Trump's Fall Anti-Safeguards Agenda: No Country for Young Children

by James Goodwin | October 17, 2018

The Trump administration's Fall 2018 regulatory agenda dropped late last night, and as with previous iterations of this preview of what's to come on the regulatory front, it is chock full of numbers – at least the kinds of numbers partisan ideologues and regulated industries care about. But what these numbers don't reveal are the kinds of things a decent society cares about. Basic things like how well we are protecting the health and welfare of children, for example.

Already, we have heard President Trump and various White House officials congratulate themselves for their large number of deregulatory actions, the relatively small number of "regulatory" actions, and net cost savings to industry. These numbers are worse than misleading; they're a diversion. They're a bogus benchmark that tells us nothing about the quality of the regulations themselves or how well the Trump administration is doing in terms of fulfilling its constitutional obligation to "take Care that the Laws be faithfully executed."

To the extent they reveal anything at all, these numbers tell us how much damage the Trump administration's assault on our safeguards is doing by shifting the costs of pollution, health problems, abusive corporate practices, and so much more from the perpetrators and onto everyday Americans.

Children, in particular, will be hit hard, as the Environmental Protection Agency's (EPA) agenda entries confirm. Some of the items on the EPA's agenda will directly and affirmatively harm kids, such as the agency's ...

'National Security' Coal Bailout Collapses

by Daniel Farber | October 17, 2018
Cross-posted from LegalPlanet. In its desperate effort to save the failing American coal industry, the Trump administration promised to use emergency powers to keep coal-fired power plants in operation even though they're not economically viable. That would have been the kind of disruptive change that Trump promised to bring to Washington. But the effort seems to have gone aground, according to Politico. This outcome tells us something about the gap between Trump's promises of committing regulatory mayhem and the realities of ...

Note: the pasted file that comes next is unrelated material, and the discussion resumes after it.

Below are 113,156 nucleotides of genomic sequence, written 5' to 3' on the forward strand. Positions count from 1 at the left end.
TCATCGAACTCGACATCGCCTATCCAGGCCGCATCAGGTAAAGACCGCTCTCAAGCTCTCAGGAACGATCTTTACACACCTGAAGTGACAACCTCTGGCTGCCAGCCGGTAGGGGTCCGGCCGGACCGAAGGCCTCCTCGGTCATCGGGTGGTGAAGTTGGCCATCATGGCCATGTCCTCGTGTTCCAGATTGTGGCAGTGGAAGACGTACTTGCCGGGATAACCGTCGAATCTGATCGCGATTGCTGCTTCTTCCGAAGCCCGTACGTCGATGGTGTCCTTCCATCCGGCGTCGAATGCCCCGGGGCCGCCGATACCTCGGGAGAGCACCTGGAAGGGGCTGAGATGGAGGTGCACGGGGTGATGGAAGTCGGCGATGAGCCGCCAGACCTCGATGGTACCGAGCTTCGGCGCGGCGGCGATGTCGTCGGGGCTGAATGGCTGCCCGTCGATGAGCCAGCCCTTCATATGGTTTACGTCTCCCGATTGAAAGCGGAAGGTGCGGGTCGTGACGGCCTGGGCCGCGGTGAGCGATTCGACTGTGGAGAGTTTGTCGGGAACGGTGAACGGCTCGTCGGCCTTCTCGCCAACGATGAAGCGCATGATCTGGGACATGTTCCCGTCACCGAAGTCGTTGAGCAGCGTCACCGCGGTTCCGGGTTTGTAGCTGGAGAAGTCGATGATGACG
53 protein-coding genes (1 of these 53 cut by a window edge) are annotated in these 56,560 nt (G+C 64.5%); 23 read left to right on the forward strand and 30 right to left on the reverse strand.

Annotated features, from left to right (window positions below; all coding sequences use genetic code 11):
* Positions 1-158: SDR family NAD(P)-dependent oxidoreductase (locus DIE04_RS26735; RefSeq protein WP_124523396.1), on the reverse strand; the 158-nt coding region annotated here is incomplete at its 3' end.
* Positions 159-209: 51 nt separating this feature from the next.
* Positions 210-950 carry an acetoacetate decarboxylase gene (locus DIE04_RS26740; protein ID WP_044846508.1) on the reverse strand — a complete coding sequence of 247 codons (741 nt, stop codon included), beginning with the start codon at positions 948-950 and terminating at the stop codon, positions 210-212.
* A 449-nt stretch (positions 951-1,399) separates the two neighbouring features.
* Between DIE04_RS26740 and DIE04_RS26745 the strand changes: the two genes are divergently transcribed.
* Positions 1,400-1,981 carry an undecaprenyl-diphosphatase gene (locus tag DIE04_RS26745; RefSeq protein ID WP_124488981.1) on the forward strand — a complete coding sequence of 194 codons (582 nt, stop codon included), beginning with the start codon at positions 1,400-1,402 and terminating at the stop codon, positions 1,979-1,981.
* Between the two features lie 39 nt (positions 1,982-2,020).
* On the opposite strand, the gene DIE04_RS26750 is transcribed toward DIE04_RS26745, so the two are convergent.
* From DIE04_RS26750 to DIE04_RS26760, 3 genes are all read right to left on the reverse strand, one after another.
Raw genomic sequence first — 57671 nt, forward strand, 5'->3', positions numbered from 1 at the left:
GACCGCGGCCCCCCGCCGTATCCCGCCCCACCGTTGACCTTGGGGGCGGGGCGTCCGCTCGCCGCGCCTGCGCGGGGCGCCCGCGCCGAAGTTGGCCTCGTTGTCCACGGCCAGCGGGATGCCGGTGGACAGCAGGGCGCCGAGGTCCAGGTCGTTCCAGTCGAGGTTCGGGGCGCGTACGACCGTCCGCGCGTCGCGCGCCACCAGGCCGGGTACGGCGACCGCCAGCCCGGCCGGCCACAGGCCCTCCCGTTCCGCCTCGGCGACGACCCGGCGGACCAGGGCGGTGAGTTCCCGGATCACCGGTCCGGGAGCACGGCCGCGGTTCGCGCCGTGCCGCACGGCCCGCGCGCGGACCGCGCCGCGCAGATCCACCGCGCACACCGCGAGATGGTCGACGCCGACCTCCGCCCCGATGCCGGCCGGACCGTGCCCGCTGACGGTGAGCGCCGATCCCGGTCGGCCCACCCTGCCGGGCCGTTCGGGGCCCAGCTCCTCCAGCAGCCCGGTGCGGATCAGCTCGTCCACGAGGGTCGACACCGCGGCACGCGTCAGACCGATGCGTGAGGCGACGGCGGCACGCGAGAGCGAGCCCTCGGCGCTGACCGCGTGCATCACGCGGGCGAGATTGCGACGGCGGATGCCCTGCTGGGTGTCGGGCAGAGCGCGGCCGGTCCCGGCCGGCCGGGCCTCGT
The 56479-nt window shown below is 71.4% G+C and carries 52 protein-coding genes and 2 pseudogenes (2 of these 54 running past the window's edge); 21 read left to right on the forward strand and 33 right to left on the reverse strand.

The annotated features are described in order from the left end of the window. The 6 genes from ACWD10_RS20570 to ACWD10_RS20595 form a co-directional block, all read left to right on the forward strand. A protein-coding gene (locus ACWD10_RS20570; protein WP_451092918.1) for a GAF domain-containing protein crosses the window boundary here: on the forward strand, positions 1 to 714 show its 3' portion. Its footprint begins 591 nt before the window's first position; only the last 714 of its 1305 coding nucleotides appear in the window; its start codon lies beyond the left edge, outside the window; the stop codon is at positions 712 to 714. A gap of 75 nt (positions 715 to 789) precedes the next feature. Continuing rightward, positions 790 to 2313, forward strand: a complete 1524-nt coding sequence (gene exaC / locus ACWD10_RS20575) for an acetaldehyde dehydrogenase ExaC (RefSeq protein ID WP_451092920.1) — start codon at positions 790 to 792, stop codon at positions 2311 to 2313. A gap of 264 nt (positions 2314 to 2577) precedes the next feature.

Justice Delayed: Mercedes-Benz's Diesel Pollution Remains Unprosecuted

by Joel Mintz | October 16, 2018
To serve the cause of justice, law enforcement must be prompt, even-handed, and appropriate to the circumstances of individual cases. In their handling of an important recent pollution case, however, the enforcement activities of the Environmental Protection Agency (EPA) and the U.S. Department of Justice (DOJ) have been none of those things. The case involves the alleged use by Mercedes-Benz of software "defeat devices" in its diesel cars to override pollution control devices. There is considerable evidence that Mercedes' misconduct was ...

The Hill Op-Ed: Blind Focus on 'Energy Dominance' May Cripple Endangered Species Act

by Alejandro Camacho | October 05, 2018
This op-ed originally ran in The Hill. The bald eagle, sea otter, timber wolf — these iconic animals and more have been saved by the Endangered Species Act (ESA). But the Trump administration doesn't seem to care about our country's natural heritage. It's using questionable arguments about the popular law in an effort to gut protections and convert our public lands into private assets. The administration's destructive intent is apparent in the proposed revisions to the ESA by the U.S. Fish and Wildlife Service ...

The Trump Administration's Acknowledgement of Climate Change Is Cynical -- and Potentially Sinister

by Melissa Powers | October 03, 2018
As Juliet Eilperin, Brady Dennis, and Chris Mooney of The Washington Post reported on September 27, the Trump administration seems to finally be acknowledging that climate change is real. But the motivation for recognizing that reality is cynical, at best, so rather than proposing doing something – anything – about climate change, the administration concludes we shouldn't bother trying.  Buried in a 500-page justification for a rule that would prevent California (and, by extension, other states) from regulating emissions of ...